The Byzantine influence had emerged earlier, in the first mosaics for the basilica of Saint Mark’s. The earliest of them, dated to the latter part of the eleventh century, were the work of Greek artists imported from Byzantium. By the beginning of the thirteenth century, however, there had emerged a distinctive Venetian school of mosaic art. The mosaic then became an essential element of Venetian cultural identity. It has been described as “painting for eternity”; the materials do not fade or decay in demonstrably historical time. Mosaics reflect the Venetians’ passion for surface and decorative pattern, as elaborate as the lace of Burano. They embody their love for rich and hard material. The smallest pieces or tesserae are cubes of gold or enamelled glass. They possess the sensual pleasure of jewels and other glittering merchandise, so dear to the imagination of a trading city. Mosaics fulfil the Venetian desire for colour and detail. Even the later work in Saint Mark’s betrays no interest in the linear perspective of fourteenth-century Italian art; perspective is a reminder of the fallen world. Pattern and colour are eternal. The lesson was not lost on Venetian painters, who seemed to compete with the mosaicists in creating a glowing and richly tinted world. The art of the mosaic was taught in Venice long after it had fallen into disuse in other Italian cities, and indeed a school or establishment of professional mosaicists was organised as late as 1520.
The shining glass and gold surfaces glow with the hieratic detail and brilliant colour of the icon, but they also set up a play of light and shadow that is intrinsic to the Venetian genius. The glass was to hand in Murano, where the workshops were well known for the lucidezza or lucidity of their product. When Commynes came to Venice in 1494 he noted on the walls of Saint Mark’s “the curious work called Musaique or Marquetry; the art also whereof they vaunt themselves to be authors of.…” This typically Venetian “vaunt” was of course without foundation, but his comment suggests how odd and exotic the mosaic seemed to a foreign eye. When Thomas Coryat came to Venice in the early seventeenth century he remarked that “I never saw any of this picturing before I came to Venice.” So Venice became associated with the art of mosaic.
The city was the focus. The city was the arena for competition and display. There is not a huge leap from the art of Tintoretto to the art of Tiepolo, although they are separated by almost two centuries. They are both recognisably Venetian. The city absorbed them. The city gave them strength. Whereas the great artists of Florence—Donatello, Leonardo, Michelangelo—seem unyielding and separate from their home city, the artists of Venice are at home and at ease with their birthright. Giorgione, Titian, Tintoretto and Veronese were not attracted to the patronage of other cities or other courts; they rarely, if ever, left the city on the lagoon. Giovanni Bellini spent his entire life in the neighbourhood of Castello. Titian hated leaving Venice. They seemed to be family men, whereas the artists of Florence tended to be single and of homosexual persuasion.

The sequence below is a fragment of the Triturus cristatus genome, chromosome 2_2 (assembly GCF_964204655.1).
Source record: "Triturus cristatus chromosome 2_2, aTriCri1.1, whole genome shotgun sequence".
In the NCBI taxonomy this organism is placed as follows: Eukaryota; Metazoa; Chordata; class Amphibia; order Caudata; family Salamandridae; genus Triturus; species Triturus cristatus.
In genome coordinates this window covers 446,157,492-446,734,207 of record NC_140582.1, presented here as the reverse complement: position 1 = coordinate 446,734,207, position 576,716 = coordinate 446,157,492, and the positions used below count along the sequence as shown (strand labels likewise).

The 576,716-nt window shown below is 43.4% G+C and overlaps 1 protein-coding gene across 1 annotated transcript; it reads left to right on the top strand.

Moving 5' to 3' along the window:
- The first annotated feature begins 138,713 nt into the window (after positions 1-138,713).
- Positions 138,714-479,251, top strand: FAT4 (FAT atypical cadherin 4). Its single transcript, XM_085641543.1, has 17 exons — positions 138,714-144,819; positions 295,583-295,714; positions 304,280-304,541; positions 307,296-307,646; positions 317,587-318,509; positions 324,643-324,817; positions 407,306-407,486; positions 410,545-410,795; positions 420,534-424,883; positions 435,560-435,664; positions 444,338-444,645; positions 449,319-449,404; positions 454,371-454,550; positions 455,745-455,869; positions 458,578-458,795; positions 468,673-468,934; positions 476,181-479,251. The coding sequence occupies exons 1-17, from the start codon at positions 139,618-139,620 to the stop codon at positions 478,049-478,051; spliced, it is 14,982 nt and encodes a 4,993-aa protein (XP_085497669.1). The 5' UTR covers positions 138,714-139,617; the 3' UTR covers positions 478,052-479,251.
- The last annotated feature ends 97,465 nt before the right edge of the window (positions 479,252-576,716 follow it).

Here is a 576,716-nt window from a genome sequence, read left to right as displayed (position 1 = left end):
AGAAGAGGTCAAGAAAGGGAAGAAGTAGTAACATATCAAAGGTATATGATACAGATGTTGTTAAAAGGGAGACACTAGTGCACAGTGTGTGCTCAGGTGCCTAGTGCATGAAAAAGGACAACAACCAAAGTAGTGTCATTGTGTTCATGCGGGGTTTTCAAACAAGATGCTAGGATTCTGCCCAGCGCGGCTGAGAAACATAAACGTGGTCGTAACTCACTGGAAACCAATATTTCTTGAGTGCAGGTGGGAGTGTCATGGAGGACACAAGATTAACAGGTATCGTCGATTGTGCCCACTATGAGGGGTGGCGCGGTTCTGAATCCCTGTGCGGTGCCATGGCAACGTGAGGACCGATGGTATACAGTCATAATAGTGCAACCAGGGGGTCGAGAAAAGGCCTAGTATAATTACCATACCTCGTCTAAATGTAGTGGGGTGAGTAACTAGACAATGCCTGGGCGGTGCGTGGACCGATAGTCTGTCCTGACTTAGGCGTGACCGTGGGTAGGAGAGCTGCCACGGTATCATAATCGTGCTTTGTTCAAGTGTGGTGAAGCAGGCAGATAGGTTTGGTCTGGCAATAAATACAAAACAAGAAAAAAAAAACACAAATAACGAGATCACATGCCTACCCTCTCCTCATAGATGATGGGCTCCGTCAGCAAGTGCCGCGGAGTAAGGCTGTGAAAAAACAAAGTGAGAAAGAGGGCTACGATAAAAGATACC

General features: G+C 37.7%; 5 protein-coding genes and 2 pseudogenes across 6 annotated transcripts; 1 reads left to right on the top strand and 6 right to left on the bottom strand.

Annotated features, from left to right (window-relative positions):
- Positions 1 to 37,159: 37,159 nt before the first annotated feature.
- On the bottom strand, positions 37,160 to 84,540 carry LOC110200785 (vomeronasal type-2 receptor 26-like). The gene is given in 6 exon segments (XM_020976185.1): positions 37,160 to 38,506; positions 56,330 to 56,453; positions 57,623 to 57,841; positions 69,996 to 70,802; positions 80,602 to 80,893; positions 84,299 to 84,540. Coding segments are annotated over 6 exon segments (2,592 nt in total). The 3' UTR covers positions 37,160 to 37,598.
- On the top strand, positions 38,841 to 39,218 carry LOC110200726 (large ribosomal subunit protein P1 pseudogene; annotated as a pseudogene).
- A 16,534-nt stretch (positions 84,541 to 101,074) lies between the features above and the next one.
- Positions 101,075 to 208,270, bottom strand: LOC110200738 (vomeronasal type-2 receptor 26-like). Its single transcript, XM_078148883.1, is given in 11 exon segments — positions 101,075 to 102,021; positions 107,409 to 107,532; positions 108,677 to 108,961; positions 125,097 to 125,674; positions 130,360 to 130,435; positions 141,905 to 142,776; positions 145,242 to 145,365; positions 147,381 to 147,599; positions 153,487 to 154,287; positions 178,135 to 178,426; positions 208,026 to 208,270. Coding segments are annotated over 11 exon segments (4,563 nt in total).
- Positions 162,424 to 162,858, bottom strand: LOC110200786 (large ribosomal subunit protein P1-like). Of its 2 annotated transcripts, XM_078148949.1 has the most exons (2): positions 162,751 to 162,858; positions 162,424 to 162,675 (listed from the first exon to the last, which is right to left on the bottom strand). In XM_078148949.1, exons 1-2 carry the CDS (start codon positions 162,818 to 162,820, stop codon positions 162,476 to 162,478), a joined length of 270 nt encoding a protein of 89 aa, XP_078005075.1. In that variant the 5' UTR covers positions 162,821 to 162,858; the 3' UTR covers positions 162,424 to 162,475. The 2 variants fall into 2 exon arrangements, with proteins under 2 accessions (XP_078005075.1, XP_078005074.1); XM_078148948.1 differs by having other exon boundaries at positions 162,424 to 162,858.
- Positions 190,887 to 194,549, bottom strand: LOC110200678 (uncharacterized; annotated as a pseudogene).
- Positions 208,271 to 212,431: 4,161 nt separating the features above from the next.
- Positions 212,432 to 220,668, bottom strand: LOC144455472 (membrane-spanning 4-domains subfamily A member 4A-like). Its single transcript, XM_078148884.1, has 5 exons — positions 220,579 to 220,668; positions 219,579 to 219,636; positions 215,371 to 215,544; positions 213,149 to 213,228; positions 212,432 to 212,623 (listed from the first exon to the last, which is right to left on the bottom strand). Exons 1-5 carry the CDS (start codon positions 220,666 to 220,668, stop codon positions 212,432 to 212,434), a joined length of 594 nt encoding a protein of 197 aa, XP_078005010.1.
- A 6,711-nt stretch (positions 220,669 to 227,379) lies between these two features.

But there was also a larger continuity. Bellini is to be seen in the context of the work of his father, Jacopo Bellini; in turn Giorgione learned from Bellini, and Titian learned from Giorgione. Tiepolo was called Veronese redivivio. It is perhaps a familiar pattern of influence and inheritance, but one that takes place more fully and intensely in the small and relatively isolated city of Venice. The conservative bias of the citizens, in all matters of social and political policy, must also have had its effect upon the local artists. The importance of tradition and authority was asserted on all occasions of public discourse. If the mosaics in Saint Mark’s were faded, they were replaced by exact replicas. If the paintings in the ducal palace were damaged or destroyed, they were replaced with images of the same historical or mythological scene. All of the instincts of the Venetian painter were to maintain, or to learn from, the past.
Their methods of working were different from their respective contemporaries in other cities. In Venice artists were characteristically viewed as a particular kind of artisan. In a city noted for its pragmatic tendencies, theirs was a wholly practical training. They were concerned with craft skills. They were not considered heroic, with the possible exception of Titian; they were not filled with the divine afflatus. They were essentially servants of the state. The painters belonged to a guild that was supervised by three magistrates. Alongside Tintoretto and Titian were sign-painters and makers of playing cards. Painters were also expected to practise their expertise in other matters pertaining to the state; they were hired as cartographers or as designers of festive banners and of shields. They made their own tools, like any other craftsman. They considered their work in its material rather than its aesthetic guise. They looked at a canvas as a carpenter might look at a wooden chest or a cobbler look at a pair of shoes.